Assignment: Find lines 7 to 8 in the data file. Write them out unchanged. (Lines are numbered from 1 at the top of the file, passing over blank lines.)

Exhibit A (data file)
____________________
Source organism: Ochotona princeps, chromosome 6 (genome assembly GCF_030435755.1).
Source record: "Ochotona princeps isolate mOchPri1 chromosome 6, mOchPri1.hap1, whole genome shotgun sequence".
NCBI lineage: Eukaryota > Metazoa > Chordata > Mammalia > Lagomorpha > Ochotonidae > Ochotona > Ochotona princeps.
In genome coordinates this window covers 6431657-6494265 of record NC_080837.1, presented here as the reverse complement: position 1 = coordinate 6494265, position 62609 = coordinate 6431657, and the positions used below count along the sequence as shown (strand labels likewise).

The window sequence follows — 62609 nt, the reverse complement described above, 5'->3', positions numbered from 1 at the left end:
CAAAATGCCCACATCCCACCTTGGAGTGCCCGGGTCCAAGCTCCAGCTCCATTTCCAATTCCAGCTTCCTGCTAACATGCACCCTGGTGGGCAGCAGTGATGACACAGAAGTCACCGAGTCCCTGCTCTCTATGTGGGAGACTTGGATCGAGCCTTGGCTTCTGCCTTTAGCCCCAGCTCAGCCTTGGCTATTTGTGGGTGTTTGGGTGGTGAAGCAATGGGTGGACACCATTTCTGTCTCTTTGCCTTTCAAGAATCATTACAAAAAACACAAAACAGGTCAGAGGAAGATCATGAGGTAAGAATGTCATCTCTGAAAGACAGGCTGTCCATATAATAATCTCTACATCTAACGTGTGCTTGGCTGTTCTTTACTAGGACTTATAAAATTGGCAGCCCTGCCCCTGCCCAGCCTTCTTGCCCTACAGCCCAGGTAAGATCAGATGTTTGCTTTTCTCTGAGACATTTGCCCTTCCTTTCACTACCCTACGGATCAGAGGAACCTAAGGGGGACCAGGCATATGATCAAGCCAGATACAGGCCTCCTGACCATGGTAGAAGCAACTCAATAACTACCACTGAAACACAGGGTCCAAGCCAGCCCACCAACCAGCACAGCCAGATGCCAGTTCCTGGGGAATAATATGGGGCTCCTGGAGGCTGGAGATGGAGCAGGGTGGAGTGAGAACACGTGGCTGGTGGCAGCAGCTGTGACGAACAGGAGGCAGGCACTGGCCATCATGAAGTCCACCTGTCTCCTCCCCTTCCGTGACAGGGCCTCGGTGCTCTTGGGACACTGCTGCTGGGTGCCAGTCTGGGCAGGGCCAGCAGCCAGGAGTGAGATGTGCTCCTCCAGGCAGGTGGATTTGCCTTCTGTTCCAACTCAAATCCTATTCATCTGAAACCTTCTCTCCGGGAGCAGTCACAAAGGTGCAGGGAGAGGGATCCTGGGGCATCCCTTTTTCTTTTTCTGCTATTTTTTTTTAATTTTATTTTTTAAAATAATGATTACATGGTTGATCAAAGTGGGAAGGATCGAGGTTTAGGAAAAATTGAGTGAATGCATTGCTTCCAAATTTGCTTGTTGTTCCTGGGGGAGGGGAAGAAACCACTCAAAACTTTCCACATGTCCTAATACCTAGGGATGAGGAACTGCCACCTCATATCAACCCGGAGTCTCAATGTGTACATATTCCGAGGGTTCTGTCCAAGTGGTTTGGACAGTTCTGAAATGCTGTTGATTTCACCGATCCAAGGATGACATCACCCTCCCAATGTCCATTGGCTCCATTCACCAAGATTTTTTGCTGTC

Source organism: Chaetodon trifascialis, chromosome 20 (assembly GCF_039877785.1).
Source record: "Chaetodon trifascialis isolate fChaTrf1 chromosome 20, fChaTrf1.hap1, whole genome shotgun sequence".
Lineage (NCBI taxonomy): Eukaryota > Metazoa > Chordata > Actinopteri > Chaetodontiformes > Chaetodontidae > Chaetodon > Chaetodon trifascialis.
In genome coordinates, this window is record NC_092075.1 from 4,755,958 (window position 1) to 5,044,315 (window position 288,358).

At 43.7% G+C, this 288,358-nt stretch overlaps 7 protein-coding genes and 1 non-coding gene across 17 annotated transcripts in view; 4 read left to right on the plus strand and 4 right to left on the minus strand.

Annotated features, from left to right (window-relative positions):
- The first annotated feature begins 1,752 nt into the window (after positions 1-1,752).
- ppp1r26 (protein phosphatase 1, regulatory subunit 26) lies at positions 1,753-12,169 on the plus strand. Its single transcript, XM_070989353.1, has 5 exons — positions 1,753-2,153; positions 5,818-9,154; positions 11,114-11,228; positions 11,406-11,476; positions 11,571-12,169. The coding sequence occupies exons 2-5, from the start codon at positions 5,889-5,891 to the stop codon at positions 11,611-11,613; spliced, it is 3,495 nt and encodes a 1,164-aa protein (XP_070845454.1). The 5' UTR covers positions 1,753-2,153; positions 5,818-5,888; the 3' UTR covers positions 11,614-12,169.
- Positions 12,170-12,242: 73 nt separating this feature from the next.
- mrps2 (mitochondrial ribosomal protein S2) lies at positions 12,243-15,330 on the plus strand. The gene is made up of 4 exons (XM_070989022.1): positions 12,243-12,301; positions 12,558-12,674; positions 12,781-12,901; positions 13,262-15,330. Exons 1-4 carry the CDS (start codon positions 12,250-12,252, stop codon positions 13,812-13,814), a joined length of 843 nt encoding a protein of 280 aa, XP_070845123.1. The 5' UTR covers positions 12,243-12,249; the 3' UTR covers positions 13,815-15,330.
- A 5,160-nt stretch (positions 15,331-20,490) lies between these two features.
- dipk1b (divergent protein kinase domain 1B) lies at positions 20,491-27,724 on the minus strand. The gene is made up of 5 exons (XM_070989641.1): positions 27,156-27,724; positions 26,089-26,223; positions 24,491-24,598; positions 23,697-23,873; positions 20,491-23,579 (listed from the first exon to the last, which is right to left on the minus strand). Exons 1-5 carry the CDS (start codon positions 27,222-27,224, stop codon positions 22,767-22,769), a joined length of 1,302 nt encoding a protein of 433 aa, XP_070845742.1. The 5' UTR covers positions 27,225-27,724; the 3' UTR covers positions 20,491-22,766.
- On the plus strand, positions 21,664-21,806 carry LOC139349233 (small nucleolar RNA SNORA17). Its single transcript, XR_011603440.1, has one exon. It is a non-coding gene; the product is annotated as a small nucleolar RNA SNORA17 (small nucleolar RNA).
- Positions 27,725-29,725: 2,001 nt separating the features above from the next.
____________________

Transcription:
Source organism: Chaetodon trifascialis, chromosome 20 (assembly GCF_039877785.1).
Source record: "Chaetodon trifascialis isolate fChaTrf1 chromosome 20, fChaTrf1.hap1, whole genome shotgun sequence".